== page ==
Allie Davidson, Jed McKeehan, Lisa Gross, and Zack Davis @SportsProfs / sportsprofs[at]yahoo[dot]com / Find us on Facebook: The Sports Professionals
by Jed McKeehan
Ah, I remember it like it was yesterday. Actually it was three days ago. My Cubbies are playing away at Cincinnati and clinging to a 2-1 lead going in to the bottom of the ninth. The Cubs starting pitcher, Carlos Villanueva with his incredible mustache, has pitched a phenomenal game. If you know anything about the Cubs, you know what happens.
Mistake Number One: They send Villanueva back out for the ninth to face the top of the order. First batter walks. “We’re still okay,” I tell myself. The next batter lays down a sacrifice bunt and advances the tying run into scoring position. “That’s alright, only two more outs to go,” I pray.
Mistake Number Two: The Cubs insert the Human Blown-Save, Carlos Marmol into the game. The very first batter he faces is the 2010 MVP, Joey Votto. “Just walk him! Set up the double play!” my mind shouts at the TV. I can feel the dread and hopelessness welling up inside of me. Please, Cubs, don’t meet all of my expectations…yep, single to right field that glances off the diving second baseman’s glove. Tie ball game. Pan to Villanueva in the dugout, expressionless, arms folded, and hat pulled low over his eyes. Son of a……!!!! I immediately turn the TV off and lie awake in bed for another 20 minutes, fuming. How dare they do that to me again!
The next morning I wake up and do my obligatory checking of the box score to confirm and validate my sour mood, and to my delight the Cubs scored 2 runs in the top of the tenth and won 4-2! Well I’ll be.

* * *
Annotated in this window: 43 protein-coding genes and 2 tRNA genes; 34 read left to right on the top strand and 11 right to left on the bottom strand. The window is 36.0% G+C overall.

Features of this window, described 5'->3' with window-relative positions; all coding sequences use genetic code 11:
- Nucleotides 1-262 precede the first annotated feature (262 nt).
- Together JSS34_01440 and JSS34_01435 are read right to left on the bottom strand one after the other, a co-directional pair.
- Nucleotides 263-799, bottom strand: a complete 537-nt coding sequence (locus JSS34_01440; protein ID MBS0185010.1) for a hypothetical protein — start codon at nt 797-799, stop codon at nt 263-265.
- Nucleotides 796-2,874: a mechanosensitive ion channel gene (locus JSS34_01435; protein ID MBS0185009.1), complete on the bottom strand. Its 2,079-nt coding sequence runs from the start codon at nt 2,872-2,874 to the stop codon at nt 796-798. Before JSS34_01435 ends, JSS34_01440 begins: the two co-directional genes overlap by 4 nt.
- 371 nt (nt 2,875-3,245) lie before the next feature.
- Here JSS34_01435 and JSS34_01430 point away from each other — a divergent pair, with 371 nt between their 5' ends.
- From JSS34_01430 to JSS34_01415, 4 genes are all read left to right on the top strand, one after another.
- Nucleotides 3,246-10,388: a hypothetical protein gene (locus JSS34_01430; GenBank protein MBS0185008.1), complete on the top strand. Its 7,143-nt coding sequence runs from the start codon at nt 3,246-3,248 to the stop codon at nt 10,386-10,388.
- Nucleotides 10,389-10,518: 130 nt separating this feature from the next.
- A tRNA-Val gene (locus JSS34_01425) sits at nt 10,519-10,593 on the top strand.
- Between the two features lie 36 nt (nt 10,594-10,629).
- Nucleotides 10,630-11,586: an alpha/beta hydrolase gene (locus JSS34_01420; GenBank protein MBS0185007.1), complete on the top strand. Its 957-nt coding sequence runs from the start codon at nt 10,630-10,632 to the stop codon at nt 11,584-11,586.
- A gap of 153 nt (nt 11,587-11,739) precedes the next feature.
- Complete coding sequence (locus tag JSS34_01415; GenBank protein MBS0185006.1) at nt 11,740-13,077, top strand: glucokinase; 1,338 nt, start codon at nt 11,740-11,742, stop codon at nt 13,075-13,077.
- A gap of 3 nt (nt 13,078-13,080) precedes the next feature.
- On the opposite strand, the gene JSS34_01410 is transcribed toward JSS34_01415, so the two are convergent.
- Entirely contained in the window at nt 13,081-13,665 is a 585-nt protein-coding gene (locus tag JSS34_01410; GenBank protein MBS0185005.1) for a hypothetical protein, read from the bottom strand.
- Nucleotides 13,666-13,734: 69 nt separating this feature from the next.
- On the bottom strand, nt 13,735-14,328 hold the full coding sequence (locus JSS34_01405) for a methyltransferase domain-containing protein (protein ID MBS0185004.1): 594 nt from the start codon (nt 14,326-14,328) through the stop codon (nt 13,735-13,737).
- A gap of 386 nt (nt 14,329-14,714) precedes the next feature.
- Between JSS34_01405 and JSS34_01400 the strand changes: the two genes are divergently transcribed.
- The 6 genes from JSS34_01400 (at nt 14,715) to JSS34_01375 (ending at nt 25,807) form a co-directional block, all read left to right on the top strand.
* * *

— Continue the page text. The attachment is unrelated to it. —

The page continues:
But let’s go back to the reason I turned off the TV. Have you ever been there with me? Tell me you have. You invest so much of yourself into a team and their performance that it literally sickens you to watch them lose, or even fall behind! As a general manager, the famous Jerry West, “The Logo” of NBA basketball, never watched his team’s games because he was so invested in the team he couldn’t stand to see them lose. Billy Beane, of “Moneyball” fame, to this day does the exact same thing. I remember a Cubs game I attended in Atlanta where Randy Wells for the Cubs had a no-hitter into the seventh inning, and then I endured watching the Cubs lose the lead in the ninth and eventually lose in extra innings. I had to stand out in the concourse in the tenth and eleventh innings and just breathe because I was so angry I was shaking.
Sometimes I even try to sit there and watch in disgust to the bitter end, telling myself that I need to stick it out, that there’s still hope. It’s like someone is ripping my soul out. When the Bartman incident happened, the Cubs were still winning, and it was like someone had just killed my dog. People forget that that was only Game 6 of the series. There was still a Game 7 to be played. It didn’t matter; Cubs fans knew. People tell me how amazing the “30 for 30” on it was, and I just can’t bring myself to watch it.
Which brings me to my real question: is it even healthy for me to watch sports? I love sports! I enjoy watching my teams win. I’m resigned to my teams losing. But what’s my draw? What is it that keeps bringing me back to turn on the TV to watch the Cubs lose again, and again, and again? I saw the image to the side here posted online the other day of one boy having just hit a game winner and started to begin his celebration while the catcher starts his despair. Funny….and sad. But the comment below it about how 100 defeats are worth just one euphoric victory was just so dead on. I couldn’t agree more.
What if your team has an improbable win? What if your favorite player hits the game-winning shot? What if you get to be in the arena when a miracle happens? What if during my lifetime the Cubs actually did win it all? Here is where I direct you to click on the link in the sentence before. I’ll wait for you. Watched it? It gave me chill bumps. It brought tears to my eyes. That possibility, the thrill of victory, the camaraderie of endeavoring as fans together and reveling in those special moments-that is why we endure those heart-wrenching moments. Because they’re worth it.